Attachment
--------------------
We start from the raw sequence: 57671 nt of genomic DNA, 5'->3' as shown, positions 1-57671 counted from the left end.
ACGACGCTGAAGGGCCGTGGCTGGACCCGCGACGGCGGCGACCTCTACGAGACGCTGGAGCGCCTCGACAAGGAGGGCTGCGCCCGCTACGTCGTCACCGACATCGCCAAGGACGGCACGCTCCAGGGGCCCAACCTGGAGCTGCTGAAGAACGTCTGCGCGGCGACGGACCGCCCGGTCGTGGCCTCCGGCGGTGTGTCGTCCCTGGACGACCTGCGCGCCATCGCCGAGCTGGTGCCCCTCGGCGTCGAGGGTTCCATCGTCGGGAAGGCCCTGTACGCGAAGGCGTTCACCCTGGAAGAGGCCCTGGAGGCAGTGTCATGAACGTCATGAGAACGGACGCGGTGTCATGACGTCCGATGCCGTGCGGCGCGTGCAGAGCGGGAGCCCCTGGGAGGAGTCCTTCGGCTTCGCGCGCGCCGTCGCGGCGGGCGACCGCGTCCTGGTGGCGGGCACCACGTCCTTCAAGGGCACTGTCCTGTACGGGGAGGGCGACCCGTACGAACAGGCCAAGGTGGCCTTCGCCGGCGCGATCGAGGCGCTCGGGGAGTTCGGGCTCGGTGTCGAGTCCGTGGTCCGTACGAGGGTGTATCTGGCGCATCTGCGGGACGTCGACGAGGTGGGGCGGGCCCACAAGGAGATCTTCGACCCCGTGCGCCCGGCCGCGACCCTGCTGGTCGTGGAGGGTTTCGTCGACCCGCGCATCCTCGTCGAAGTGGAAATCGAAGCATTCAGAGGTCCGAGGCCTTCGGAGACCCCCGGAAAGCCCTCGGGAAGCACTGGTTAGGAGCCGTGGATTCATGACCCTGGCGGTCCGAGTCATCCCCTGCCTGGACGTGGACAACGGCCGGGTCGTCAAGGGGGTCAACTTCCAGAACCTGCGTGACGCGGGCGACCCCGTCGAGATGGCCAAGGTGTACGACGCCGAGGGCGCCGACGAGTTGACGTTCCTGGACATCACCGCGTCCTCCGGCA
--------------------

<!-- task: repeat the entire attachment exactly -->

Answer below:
We start from the raw sequence: 57671 nt of genomic DNA, 5'->3' as shown, positions 1-57671 counted from the left end.
ACGACGCTGAAGGGCCGTGGCTGGACCCGCGACGGCGGCGACCTCTACGAGACGCTGGAGCGCCTCGACAAGGAGGGCTGCGCCCGCTACGTCGTCACCGACATCGCCAAGGACGGCACGCTCCAGGGGCCCAACCTGGAGCTGCTGAAGAACGTCTGCGCGGCGACGGACCGCCCGGTCGTGGCCTCCGGCGGTGTGTCGTCCCTGGACGACCTGCGCGCCATCGCCGAGCTGGTGCCCCTCGGCGTCGAGGGTTCCATCGTCGGGAAGGCCCTGTACGCGAAGGCGTTCACCCTGGAAGAGGCCCTGGAGGCAGTGTCATGAACGTCATGAGAACGGACGCGGTGTCATGACGTCCGATGCCGTGCGGCGCGTGCAGAGCGGGAGCCCCTGGGAGGAGTCCTTCGGCTTCGCGCGCGCCGTCGCGGCGGGCGACCGCGTCCTGGTGGCGGGCACCACGTCCTTCAAGGGCACTGTCCTGTACGGGGAGGGCGACCCGTACGAACAGGCCAAGGTGGCCTTCGCCGGCGCGATCGAGGCGCTCGGGGAGTTCGGGCTCGGTGTCGAGTCCGTGGTCCGTACGAGGGTGTATCTGGCGCATCTGCGGGACGTCGACGAGGTGGGGCGGGCCCACAAGGAGATCTTCGACCCCGTGCGCCCGGCCGCGACCCTGCTGGTCGTGGAGGGTTTCGTCGACCCGCGCATCCTCGTCGAAGTGGAAATCGAAGCATTCAGAGGTCCGAGGCCTTCGGAGACCCCCGGAAAGCCCTCGGGAAGCACTGGTTAGGAGCCGTGGATTCATGACCCTGGCGGTCCGAGTCATCCCCTGCCTGGACGTGGACAACGGCCGGGTCGTCAAGGGGGTCAACTTCCAGAACCTGCGTGACGCGGGCGACCCCGTCGAGATGGCCAAGGTGTACGACGCCGAGGGCGCCGACGAGTTGACGTTCCTGGACATCACCGCGTCCTCCGGCA